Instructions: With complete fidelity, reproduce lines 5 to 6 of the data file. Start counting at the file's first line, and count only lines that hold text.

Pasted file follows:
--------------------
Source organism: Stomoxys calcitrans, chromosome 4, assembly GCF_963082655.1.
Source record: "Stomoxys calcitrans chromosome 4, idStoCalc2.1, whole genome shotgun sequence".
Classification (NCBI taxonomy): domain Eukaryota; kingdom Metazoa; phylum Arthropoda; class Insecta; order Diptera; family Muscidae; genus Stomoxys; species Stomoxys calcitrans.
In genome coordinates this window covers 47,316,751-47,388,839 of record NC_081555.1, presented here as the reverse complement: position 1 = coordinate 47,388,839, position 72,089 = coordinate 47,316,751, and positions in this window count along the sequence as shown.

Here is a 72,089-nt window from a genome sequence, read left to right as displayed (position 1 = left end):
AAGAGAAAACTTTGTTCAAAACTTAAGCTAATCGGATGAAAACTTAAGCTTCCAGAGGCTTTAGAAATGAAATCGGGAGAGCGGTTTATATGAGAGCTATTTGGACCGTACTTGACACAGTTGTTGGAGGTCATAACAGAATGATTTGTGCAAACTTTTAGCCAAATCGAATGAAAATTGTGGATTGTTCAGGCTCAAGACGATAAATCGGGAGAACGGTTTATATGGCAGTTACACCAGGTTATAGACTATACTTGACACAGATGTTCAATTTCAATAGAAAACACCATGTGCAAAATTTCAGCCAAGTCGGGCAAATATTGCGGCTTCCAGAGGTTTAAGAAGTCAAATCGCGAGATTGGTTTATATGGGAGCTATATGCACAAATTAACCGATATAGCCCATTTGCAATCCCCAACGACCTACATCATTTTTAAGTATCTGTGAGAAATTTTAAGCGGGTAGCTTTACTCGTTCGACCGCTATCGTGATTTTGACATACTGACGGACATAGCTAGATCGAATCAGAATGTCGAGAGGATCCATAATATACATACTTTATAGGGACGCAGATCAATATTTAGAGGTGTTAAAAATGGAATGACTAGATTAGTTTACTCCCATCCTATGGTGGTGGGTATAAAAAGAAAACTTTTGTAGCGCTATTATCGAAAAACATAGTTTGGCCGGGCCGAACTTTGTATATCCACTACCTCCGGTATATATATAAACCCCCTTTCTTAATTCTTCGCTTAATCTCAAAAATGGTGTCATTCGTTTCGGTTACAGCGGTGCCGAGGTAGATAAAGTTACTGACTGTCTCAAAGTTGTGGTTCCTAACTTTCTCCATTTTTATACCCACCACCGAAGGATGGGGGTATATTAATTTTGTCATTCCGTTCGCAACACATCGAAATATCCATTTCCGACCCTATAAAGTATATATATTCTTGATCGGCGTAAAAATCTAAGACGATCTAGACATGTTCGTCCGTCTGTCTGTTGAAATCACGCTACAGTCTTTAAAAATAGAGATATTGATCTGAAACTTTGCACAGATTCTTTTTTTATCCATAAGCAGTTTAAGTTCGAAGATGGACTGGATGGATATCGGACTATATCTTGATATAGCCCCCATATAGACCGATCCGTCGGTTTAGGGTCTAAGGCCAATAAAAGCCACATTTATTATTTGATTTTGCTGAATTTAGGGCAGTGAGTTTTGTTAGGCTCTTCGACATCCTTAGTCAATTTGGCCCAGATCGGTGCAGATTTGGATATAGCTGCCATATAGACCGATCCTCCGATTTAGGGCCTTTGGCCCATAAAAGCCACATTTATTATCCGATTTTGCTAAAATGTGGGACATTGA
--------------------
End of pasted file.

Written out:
Here is a 72,089-nt window from a genome sequence, read left to right as displayed (position 1 = left end):
AAGAGAAAACTTTGTTCAAAACTTAAGCTAATCGGATGAAAACTTAAGCTTCCAGAGGCTTTAGAAATGAAATCGGGAGAGCGGTTTATATGAGAGCTATTTGGACCGTACTTGACACAGTTGTTGGAGGTCATAACAGAATGATTTGTGCAAACTTTTAGCCAAATCGAATGAAAATTGTGGATTGTTCAGGCTCAAGACGATAAATCGGGAGAACGGTTTATATGGCAGTTACACCAGGTTATAGACTATACTTGACACAGATGTTCAATTTCAATAGAAAACACCATGTGCAAAATTTCAGCCAAGTCGGGCAAATATTGCGGCTTCCAGAGGTTTAAGAAGTCAAATCGCGAGATTGGTTTATATGGGAGCTATATGCACAAATTAACCGATATAGCCCATTTGCAATCCCCAACGACCTACATCATTTTTAAGTATCTGTGAGAAATTTTAAGCGGGTAGCTTTACTCGTTCGACCGCTATCGTGATTTTGACATACTGACGGACATAGCTAGATCGAATCAGAATGTCGAGAGGATCCATAATATACATACTTTATAGGGACGCAGATCAATATTTAGAGGTGTTAAAAATGGAATGACTAGATTAGTTTACTCCCATCCTATGGTGGTGGGTATAAAAAGAAAACTTTTGTAGCGCTATTATCGAAAAACATAGTTTGGCCGGGCCGAACTTTGTATATCCACTACCTCCGGTATATATATAAACCCCCTTTCTTAATTCTTCGCTTAATCTCAAAAATGGTGTCATTCGTTTCGGTTACAGCGGTGCCGAGGTAGATAAAGTTACTGACTGTCTCAAAGTTGTGGTTCCTAACTTTCTCCATTTTTATACCCACCACCGAAGGATGGGGGTATATTAATTTTGTCATTCCGTTCGCAACACATCGAAATATCCATTTCCGACCCTATAAAGTATATATATTCTTGATCGGCGTAAAAATCTAAGACGATCTAGACATGTTCGTCCGTCTGTCTGTTGAAATCACGCTACAGTCTTTAAAAATAGAGATATTGATCTGAAACTTTGCACAGATTCTTTTTTTATCCATAAGCAGTTTAAGTTCGAAGATGGACTGGATGGATATCGGACTATATCTTGATATAGCCCCCATATAGACCGATCCGTCGGTTTAGGGTCTAAGGCCAATAAAAGCCACATTTATTATTTGATTTTGCTGAATTTAGGGCAGTGAGTTTTGTTAGGCTCTTCGACATCCTTAGTCAATTTGGCCCAGATCGGTGCAGATTTGGATATAGCTGCCATATAGACCGATCCTCCGATTTAGGGCCTTTGGCCCATAAAAGCCACATTTATTATCCGATTTTGCTAAAATGTGGGACATTGA